Defendant, urging that the shooting was in self defense, testified that just as he came in from of the culvert he saw the Parsons boy with a gun across his knees, and demanded that he drop it; that instead of dropping the gun "he swung it on me; it was then I fired this shot to try to knock this gun from his hands." As to his conduct when the sheriff arrived, he testified that he saw one of his guns that was leaning against the truck move, and he just reached for it to keep it from falling. He further testified that he kept the guns around while he worked to shoot coyotes and hawks.
The twenty-two assignments of error are argued by counsel under three points: 1. Impropriety of admission of testimony relating to defendant's conduct at the time of his arrest. 2. Same objection to testimony of a witness concerning certain X-ray pictures. 3. Refusal of the court to give certain tendered instructions.
1. Defendant's first proposition is based on the supposition that his conduct at the time of his arrest amounted to the crime of resisting an officer, therefore, being a separate and independent crime, evidence concerning it was inadmissible. There is no merit in this contention. Under the circumstances defendant's conduct at the time of his arrest was a part of the res gestae and evidence concerning it was admissible as such. Pearson v. People, 69 Colo. 76, 168 Pac. 655; 22 C.J.S. § 628.
[2, 3] 2. The X-ray pictures were first introduced in connection with the testimony of Dr. Garvin, who was thoroughly familiar with them, and no objection was interposed to his testimony or the purpose for which the pictures were exhibited. Witness Dies, who was an officer, an admitted ballistics expert, and an F.B.I. graduate followed Dr. Garvin on the witness stand and was asked the question: "Assume that the bullet in question had been discharged from that gun at about fifteen feet from the boy whose arm it penetrated and that some further distance, approximately two to six feet, it struck the side of a very hard stone wall at an angle of about forty-five degrees, or approximately that, what would be the condition of the bullet as compared to the bullet you see in the X-ray pictures?"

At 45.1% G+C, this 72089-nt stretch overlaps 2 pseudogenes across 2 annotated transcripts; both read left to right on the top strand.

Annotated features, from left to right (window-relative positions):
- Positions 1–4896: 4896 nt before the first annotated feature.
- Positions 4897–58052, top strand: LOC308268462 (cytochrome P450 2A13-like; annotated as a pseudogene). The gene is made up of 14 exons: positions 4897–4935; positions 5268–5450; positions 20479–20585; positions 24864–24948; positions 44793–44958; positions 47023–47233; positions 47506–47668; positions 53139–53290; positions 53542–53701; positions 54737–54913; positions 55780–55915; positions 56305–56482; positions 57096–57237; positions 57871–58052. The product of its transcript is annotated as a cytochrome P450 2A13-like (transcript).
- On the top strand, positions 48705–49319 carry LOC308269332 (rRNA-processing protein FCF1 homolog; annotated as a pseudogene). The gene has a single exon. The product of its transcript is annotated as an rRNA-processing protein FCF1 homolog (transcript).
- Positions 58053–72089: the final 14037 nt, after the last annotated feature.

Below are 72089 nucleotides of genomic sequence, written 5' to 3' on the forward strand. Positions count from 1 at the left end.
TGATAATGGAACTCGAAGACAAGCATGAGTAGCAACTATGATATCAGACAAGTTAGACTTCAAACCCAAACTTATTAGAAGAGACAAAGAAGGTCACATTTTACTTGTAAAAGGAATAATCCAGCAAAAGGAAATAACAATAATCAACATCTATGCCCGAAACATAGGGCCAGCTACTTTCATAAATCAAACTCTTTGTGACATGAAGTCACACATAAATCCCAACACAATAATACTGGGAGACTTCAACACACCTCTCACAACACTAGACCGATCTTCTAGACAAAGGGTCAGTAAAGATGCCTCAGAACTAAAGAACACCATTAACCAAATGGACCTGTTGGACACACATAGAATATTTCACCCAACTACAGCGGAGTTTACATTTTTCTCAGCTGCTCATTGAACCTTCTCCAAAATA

Objection was made that the witness was not qualified as an expert to interpret X-ray pictures. Such qualification was not necessary. Any layman would know that a lead bullet fired from a rifle and striking a stone wall would be flattened, and that was the substance of the testimony of the witness on that point. The purpose of this line of questioning had to do with the theory of the defense that the bullet had ricocheted after striking Parsons. In any event, it is wholly immaterial because defendant was only charged with the shooting of Parsons. The witness was not asked to interpret the X-ray picture, but simply to make a comparison with what he saw — and what anyone could see — and the bullet mentioned in the question. There was no possibility of prejudice to defendant in Dies' testimony.
[4, 5] 3. The complaint as to the court's refusal to instruct on all degrees of murder is without merit. There was no need for the giving of such instructions in this case. Defendant was charged with "assault to commit murder." The court's instructions covered the crime of murder, which, in cases similar to this includes all degrees. No particular degree of murder was here involved. Dillulo v. People, 56 Colo. 339, 138 Pac. 33. The jury was fully advised as to what verdict it could return under the law, and error, if any, was favorable to the defendant, of which he has no ground for complaint. The record discloses that he had a fair trial.
The judgment is affirmed.
MR. CHIEF JUSTICE FRANCIS E. BOUCK, MR. JUSTICE OTTO BOCK and MR. JUSTICE HILLIARD concur.